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Naseem Al-Aidroos, Christopher P. Said, Nicholas B. Turk-Browne; Top-down attention alters background connectivity between retinotopic and category-specific visual areas. Journal of Vision 2011;11(11):174. doi: 10.1167/11.11.174.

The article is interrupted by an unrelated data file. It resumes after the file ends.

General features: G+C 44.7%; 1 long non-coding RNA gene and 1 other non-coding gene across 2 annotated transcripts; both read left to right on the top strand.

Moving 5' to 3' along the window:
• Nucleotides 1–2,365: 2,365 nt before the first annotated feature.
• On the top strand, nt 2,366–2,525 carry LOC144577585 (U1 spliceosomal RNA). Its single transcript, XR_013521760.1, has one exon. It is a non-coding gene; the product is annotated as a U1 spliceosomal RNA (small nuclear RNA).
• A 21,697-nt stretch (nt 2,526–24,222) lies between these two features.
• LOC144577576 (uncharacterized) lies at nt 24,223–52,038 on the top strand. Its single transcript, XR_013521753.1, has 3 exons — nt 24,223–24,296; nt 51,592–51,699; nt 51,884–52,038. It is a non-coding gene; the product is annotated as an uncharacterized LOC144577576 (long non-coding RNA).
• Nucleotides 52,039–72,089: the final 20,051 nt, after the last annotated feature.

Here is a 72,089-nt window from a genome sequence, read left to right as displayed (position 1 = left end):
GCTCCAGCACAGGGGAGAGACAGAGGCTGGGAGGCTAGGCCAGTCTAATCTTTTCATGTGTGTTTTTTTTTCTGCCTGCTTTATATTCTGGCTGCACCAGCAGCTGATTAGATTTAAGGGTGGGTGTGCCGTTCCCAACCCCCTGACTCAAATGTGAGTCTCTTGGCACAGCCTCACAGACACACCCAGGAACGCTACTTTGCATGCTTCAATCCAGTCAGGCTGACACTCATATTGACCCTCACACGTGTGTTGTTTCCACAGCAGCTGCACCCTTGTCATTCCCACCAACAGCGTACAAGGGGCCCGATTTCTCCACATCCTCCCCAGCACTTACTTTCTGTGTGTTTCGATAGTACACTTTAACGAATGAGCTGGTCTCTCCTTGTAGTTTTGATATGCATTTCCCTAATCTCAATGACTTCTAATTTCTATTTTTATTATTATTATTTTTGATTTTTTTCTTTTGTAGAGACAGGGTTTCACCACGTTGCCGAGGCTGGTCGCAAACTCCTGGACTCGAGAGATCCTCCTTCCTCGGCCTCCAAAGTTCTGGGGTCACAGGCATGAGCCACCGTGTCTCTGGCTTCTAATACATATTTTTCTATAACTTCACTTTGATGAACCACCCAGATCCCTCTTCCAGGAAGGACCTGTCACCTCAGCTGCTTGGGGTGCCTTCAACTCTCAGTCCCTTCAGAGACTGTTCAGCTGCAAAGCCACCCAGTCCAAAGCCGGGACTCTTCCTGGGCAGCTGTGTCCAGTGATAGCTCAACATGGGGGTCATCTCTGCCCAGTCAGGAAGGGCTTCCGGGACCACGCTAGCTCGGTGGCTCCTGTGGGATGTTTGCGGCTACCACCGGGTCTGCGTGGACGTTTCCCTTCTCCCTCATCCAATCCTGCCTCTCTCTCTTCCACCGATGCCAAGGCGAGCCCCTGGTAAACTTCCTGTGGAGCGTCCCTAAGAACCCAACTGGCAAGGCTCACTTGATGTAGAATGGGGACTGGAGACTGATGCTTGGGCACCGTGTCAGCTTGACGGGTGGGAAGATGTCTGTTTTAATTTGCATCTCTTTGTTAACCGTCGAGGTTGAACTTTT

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The visual system is confronted with more information than it can handle at any given moment, and thus must prioritize a subset of this input for processing. The brain may implement this selection by regulating how information flows through the visual system. Due to the challenge of studying interactions between brain regions non-invasively, most research in humans has focused on modulation of evoked activation in individual regions in visual cortex. The purpose of the current study is to examine attentional modulation of the interactions among regions using fMRI. Observers completed a feature-based attention task in which they viewed composite face/scene images and attended to either faces or scenes for entire scanning runs. Stimulus-evoked responses and global noise were removed from the data, resulting in a more pure index of connectivity (i.e., background connectivity) under each type of attention. We then identified regions of interest (ROIs) in retinotopic occipital cortex (V1/V2/V3/V3a/V4), and category-specific ventral temporal cortex (fusiform face area, FFA/parahippocampal place area, PPA). We hypothesized that background connectivity between the PPA and retinotopic ROIs would be stronger when observers attended to scenes than to faces, and that the reverse would hold for the FFA. This pattern of results was borne out in the data, with the greatest effects occurring in late ventral occipital areas, especially V4. While both types of attention altered connectivity, effects were more robust and widespread for scene attention and the PPA. By comparing periods of attention against separate resting data, we can further assess the extent to which task differences reflect enhanced and/or suppressed connectivity with the task-relevant vs. -irrelevant category-specific ROIs. Our results suggest that sustained top-down attention can modulate background functional interactions in ventral visual cortex independent of evoked responses, providing preliminary empirical support in humans for theoretical models of cognitive control and goal-directed attention.
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